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Is It a Google Ranking Factor?

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Is It a Google Ranking Factor?

Link stability and its connection to search rankings has been in question since a patent describing “link churn” surfaced in 2006.

The stability of a website’s links, or the length of time links remain live on a page without being edited, is believed by some to generate signals that are used by Google’s algorithms.

Let’s take a look at the claims around link stability as a ranking factor, where they originate from, and whether there’s any evidence to back them up.

The Claim: Link Stability Is A Ranking Factor

A link is described as stable when it remains on a webpage for an extended period without any changes – changes that could disrupt a link’s stability include swapping out the URL and making adjustments to the anchor text.

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A website is said to have high “link churn” when it makes frequent changes to the outbound links on its web pages.

Google filed a patent in 2005 describing a possible update to its search algorithm where link churn would be used as a ranking factor.

Here are excerpts from the patent from the time it was discovered in 2006:

  • “The method of claim 54, further comprising: determining an indication of link churn for a linking document providing the linkage data; and based on the link churn, adjusting the ranking of the linked document.
  • The method of claim 61, wherein the indication of link churn is computed as a function of an extent to which one or more links provided by the linking document change over time.
  • The method of claim 62, wherein adjusting the ranking includes penalizing the ranking if the link churn is above a threshold. “

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These are the above three points simplified:

  • The algorithm update will evaluate a website’s link churn. That evaluation will be used to adjust the amount of weight given to outbound links.
  • Link churn is calculated based on how often links and/or anchor text changes on a particular website.
  • Google may penalize websites if their link churn is above a certain threshold.

Ever since this patent surfaced, there have been claims that maintaining link stability is a factor for search rankings.

Based on these claims, should you be hesitant to adjust outbound links out of concern for this supposed negative signal?

Is there any reason to be concerned about link churn and link stability?

Here’s what the evidence says.

The Evidence For Link Stability As A Ranking Factor

Google’s patent referencing link churn was filed back in 2005. An archive remains viewable on the web, but it has since been revised numerous times.

The version of the patent that exists today makes no reference to link churn or anything similar. That’s a strong indicator that if link stability ever was a ranking factor, then it hasn’t been relevant in years.

Besides, a patent is just a patent. Companies file patents all the time with ideas that never make it to market.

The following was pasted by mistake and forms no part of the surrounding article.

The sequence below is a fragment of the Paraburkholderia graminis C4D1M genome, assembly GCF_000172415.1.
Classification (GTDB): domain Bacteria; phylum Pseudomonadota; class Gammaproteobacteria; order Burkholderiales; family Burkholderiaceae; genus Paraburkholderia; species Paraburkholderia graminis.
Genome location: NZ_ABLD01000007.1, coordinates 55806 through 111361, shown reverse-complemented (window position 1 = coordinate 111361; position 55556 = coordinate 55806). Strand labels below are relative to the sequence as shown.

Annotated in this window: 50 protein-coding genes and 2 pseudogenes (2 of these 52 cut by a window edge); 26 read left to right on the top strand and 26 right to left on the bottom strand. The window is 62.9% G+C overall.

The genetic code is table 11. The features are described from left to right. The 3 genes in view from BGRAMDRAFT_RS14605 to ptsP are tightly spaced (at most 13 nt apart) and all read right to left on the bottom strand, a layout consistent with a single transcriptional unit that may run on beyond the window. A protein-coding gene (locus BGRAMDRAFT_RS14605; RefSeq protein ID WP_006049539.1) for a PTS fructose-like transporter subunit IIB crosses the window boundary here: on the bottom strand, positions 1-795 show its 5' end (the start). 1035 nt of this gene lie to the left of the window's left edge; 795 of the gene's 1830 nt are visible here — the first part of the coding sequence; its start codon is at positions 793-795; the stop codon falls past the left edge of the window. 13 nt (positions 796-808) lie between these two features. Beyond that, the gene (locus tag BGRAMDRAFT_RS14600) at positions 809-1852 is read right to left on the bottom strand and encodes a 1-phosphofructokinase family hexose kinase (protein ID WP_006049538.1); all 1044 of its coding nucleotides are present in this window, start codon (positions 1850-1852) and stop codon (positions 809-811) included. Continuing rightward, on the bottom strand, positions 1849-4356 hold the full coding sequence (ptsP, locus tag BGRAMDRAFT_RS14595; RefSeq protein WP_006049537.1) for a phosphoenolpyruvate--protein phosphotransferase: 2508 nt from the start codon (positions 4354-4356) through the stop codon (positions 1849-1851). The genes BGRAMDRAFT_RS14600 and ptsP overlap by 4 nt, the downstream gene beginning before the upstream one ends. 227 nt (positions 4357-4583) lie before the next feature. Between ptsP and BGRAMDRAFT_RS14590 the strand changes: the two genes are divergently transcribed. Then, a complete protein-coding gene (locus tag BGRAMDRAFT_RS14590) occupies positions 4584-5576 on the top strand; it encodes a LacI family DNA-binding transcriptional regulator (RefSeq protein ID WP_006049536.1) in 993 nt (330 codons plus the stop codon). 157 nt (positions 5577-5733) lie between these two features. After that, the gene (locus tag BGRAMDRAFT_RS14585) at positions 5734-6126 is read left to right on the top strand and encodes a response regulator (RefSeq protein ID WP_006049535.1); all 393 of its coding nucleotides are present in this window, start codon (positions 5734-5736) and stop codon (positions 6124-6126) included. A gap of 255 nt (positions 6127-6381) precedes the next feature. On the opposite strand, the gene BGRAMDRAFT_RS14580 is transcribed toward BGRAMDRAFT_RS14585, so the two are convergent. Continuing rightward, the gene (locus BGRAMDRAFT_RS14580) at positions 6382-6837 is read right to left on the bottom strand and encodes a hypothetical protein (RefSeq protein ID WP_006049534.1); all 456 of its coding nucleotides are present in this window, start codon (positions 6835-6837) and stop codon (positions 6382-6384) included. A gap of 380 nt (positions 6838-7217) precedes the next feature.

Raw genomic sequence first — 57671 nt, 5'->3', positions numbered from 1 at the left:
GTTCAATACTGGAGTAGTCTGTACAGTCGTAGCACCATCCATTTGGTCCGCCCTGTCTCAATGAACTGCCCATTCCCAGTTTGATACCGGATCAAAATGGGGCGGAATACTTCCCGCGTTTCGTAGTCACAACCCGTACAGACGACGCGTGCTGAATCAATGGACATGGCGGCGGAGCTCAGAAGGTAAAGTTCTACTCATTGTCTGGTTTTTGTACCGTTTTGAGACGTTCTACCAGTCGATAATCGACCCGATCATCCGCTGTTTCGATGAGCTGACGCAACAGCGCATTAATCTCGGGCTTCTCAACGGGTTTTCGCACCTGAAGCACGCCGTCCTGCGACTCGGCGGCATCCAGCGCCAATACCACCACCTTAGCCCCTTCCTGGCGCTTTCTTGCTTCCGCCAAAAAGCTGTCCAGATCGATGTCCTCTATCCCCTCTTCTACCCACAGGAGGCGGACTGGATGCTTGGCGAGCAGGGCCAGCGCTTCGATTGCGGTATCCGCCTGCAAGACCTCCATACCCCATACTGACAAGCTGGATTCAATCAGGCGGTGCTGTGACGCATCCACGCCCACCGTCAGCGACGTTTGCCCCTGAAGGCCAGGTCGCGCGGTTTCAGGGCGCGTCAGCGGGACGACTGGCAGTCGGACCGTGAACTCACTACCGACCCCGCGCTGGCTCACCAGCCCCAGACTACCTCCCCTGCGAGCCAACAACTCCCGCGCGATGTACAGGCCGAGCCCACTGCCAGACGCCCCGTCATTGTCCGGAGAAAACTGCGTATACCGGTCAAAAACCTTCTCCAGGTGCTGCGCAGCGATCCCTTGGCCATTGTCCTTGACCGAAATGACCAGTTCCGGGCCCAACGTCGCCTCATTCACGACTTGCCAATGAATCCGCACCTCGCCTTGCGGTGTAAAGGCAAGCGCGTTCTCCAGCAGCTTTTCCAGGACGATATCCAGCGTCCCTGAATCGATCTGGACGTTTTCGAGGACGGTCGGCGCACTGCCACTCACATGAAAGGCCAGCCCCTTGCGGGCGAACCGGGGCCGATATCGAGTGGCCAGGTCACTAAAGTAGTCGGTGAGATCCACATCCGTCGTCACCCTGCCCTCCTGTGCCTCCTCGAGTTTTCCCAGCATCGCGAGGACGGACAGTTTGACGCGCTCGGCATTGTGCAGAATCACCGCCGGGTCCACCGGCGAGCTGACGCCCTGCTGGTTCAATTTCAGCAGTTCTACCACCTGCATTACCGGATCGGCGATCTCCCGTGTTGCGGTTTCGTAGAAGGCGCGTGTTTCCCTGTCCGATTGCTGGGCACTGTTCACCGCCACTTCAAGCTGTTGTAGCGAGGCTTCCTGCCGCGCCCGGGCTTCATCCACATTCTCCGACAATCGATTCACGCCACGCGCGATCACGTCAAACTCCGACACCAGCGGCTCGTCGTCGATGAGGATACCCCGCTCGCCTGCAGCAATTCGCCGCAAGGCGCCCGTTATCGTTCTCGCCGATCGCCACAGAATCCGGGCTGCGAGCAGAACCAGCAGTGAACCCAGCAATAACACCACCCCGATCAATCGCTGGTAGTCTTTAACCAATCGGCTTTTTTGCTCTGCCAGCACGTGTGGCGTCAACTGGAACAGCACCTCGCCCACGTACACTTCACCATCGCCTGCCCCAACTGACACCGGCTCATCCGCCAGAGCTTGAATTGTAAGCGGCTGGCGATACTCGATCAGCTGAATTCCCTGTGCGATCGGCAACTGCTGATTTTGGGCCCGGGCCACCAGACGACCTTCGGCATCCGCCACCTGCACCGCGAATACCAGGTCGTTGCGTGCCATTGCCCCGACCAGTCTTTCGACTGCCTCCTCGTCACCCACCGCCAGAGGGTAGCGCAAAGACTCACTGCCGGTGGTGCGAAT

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Google occasionally has to remind us that not everything it patents is used in search results.

Link Stability As A Ranking Factor: Our Verdict

There’s no conclusive evidence that Google measures the rate at which websites modify their outbound links.

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Further, there’s no evidence that making edits to outbound links can create a negative signal known as link churn.

Based on the evidence available, we feel confident in saying link stability is an unlikely ranking factor.


Featured Image: Paulo Bobita/Search Engine Journal




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5 Questions Answered About The OpenAI Search Engine

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5 Questions Answered About The OpenAI Search Engine

It was reported that OpenAI is working on a search engine that would directly challenge Google. But details missing from the report raise questions about whether OpenAI is creating a standalone search engine or if there’s another reason for the announcement.

OpenAI Web Search Report

The report published on The Information relates that OpenAI is developing a Web Search product that will directly compete with Google. A key detail of the report is that it will be partly powered by Bing, Microsoft’s search engine. Apart from that there are no other details, including whether it will be a standalone search engine or be integrated within ChatGPT.

All reports note that it will be a direct challenge to Google so let’s start there.

1. Is OpenAI Mounting A Challenge To Google?

OpenAI is said to be using Bing search as part of the rumored search engine, a combination of a GPT-4 with Bing Search, plus something in the middle to coordinate between the two .

In that scenario, what OpenAI is not doing is developing its own search indexing technology, it’s using Bing.

What’s left then for OpenAI to do in order to create a search engine is to devise how the search interface interacts with GPT-4 and Bing.

And that’s a problem that Bing has already solved by using what it Microsoft calls an orchestration layer. Bing Chat uses retrieval-augmented generation (RAG) to improve answers by adding web search data to use as context for the answers that GPT-4 creates. For more information on how orchestration and RAG works watch the keynote at Microsoft Build 2023 event by Kevin Scott, Chief Technology Officer at Microsoft, at the 31:45 minute mark here).

If OpenAI is creating a challenge to Google Search, what exactly is left for OpenAI to do that Microsoft isn’t already doing with Bing Chat? Bing is an experienced and mature search technology, an expertise that OpenAI does not have.

Is OpenAI challenging Google? A more plausible answer is that Bing is challenging Google through OpenAI as a proxy.

2. Does OpenAI Have The Momentum To Challenge Google?

ChatGPT is the fastest growing app of all time, currently with about 180 million users, achieving in two months what took years for Facebook and Twitter.

Yet despite that head start Google’s lead is a steep hill for OpenAI to climb.  Consider that Google has approximately 3 to 4 billion users worldwide, absolutely dwarfing OpenAI’s 180 million.

Assuming that all 180 million OpenAI users performed an average of 4 searches per day, the daily number of searches could reach 720 million searches per day.